Published 11/1/2010
Richard A. Gosselin, MD

Be an orthopaedist without borders

Don’t pass up the opportunity to serve

I have had the opportunity to work as an orthopaedist for Doctors Without Borders, also known as Médecins Sans Frontières (MSF), in Haiti, Iraq, Nigeria, and Sri Lanka. Each experience been both challenging and rewarding.

Surgical programs for MSF include obstetrics, general and reconstructive surgery, and orthopaedics. Each orthopaedic program is context-specific: The pathology seen in rural eastern Congo will differ somewhat from that seen in urban southeastern Nigeria.

For the most part, patients have acute or neglected trauma from war injuries, natural disasters, urban violence, or road traffic crashes—the latest epidemic in developing countries. Acute or chronic musculoskeletal infections such as osteomyelitis, tuberculosis, or pyomyositis are common in some sites, particularly in areas with a high prevalence of HIV infection.

A typical team
A typical surgical team includes anesthesiologists, a general surgeon, an orthopaedic surgeon, an operating room nurse, ward nurses, and the supporting staff for logistics and administration. Their efforts are complemented by the work of qualified local counterparts: physicians, nurses, administrators, and support staff.

I’ve made long-lasting friendships with local orthopaedists, such as Sydney E. Ibeanusi, MD, in Nigeria, or Preden Morinville in Haiti, cemented over marathon surgical sessions. The type of infrastructure varies; usually we work in an already existing hospital or surgical facility, after appropriate upgrades, if necessary.

MSF can also provide “inflatable surgical suites” for rapid deployment in mass-casualtysituations, as recently seen in Haiti. A sterile surgical environment is a prerequisite for orthopaedic surgery, and it is frequently monitored by a quality-assurance team that includes sterilization specialists and microbiologists.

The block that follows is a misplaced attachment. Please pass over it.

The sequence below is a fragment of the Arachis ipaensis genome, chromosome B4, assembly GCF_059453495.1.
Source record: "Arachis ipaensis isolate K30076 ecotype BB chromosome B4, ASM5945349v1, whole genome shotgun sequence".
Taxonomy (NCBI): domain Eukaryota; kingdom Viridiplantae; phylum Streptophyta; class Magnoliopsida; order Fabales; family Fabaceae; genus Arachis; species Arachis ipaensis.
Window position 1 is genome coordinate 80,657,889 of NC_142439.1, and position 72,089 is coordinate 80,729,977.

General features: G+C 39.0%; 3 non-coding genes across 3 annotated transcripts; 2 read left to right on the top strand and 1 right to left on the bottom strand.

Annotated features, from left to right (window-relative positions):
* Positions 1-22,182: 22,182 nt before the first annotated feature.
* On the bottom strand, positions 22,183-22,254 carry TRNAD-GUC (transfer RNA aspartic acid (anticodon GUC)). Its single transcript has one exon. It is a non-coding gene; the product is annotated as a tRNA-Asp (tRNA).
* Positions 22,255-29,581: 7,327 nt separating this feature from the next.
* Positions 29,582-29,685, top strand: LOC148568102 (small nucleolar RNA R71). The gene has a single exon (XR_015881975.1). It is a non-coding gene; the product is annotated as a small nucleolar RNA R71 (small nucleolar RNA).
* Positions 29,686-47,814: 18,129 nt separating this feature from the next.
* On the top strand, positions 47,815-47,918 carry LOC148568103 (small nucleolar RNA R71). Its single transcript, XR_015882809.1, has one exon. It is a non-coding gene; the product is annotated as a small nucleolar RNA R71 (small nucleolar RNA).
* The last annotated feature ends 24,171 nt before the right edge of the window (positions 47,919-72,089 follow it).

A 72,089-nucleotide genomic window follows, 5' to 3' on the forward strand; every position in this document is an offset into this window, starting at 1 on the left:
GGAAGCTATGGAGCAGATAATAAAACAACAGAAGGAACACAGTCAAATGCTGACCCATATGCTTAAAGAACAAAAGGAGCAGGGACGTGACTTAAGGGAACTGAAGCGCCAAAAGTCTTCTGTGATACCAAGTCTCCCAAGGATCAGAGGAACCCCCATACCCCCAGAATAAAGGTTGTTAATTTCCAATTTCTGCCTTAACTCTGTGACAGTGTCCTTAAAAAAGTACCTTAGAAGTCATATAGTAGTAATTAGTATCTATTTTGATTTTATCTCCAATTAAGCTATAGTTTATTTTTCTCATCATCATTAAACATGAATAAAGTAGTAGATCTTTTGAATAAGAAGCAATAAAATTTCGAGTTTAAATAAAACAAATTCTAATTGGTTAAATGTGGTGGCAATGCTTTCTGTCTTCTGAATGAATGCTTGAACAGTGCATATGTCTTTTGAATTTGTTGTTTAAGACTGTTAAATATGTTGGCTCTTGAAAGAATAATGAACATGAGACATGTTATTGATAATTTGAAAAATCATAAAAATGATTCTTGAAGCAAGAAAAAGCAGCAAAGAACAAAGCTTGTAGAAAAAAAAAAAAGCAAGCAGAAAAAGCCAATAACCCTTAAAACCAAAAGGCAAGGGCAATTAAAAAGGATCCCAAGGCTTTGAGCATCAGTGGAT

In general, we have at least two operating rooms—one for “clean” orthopaedic cases, the other for “dirty” cases. Equipment and supplies include an anesthesia machine and monitor, overhead lighting, an operating table, suction and diathermia, and an uninterrupted water and power supply.

For special programs, such as the orthopaedic reconstructive surgery recently started in northern Sri Lanka, MSF has built and equipped a dedicated operating room that would be the envy of many North American centers.

Most sites have a functional C-arm, with lead protection, and a fracture table. Supplies such as sutures, drains, dressings, and plaster of Paris are also standard. A list of standard basic orthopaedic trays has been developed, providing basic instrumentation for any case. All sites also have instrument sets for external fixation, for internal fixation with pins, for plates and screws (small and large fragment sets), for intramedullary nailing (Surgical Implant Generation Network, or SIGN system), and the power equipment to use them.

Medication and postoperative wound management follow well-established and time-proven MSF protocols. Rehabilitation services are occasionally available.

In conflict areas
Security is a serious issue. Risk assessment, situational analysis, and key informants are regularly used by each team’s security experts to assess the threat level and determine security protocols, including extraction, if it gets too “hot.”

The security team often includes a national key informant who has local knowledge and interacts with key players. Security and well being at home, at work, and in-between is priority one.

What you’ll need
Although the contexts may be different, sound fundamental surgical principles are the same everywhere. Knowledge of basic war wound treatment, mass-casualty triage, and wound management is mandatory. When hundreds of patients are awaiting surgery after an earthquake, mangled extremities are often best treated by amputation, rather than a multistaged limb-salvage procedure.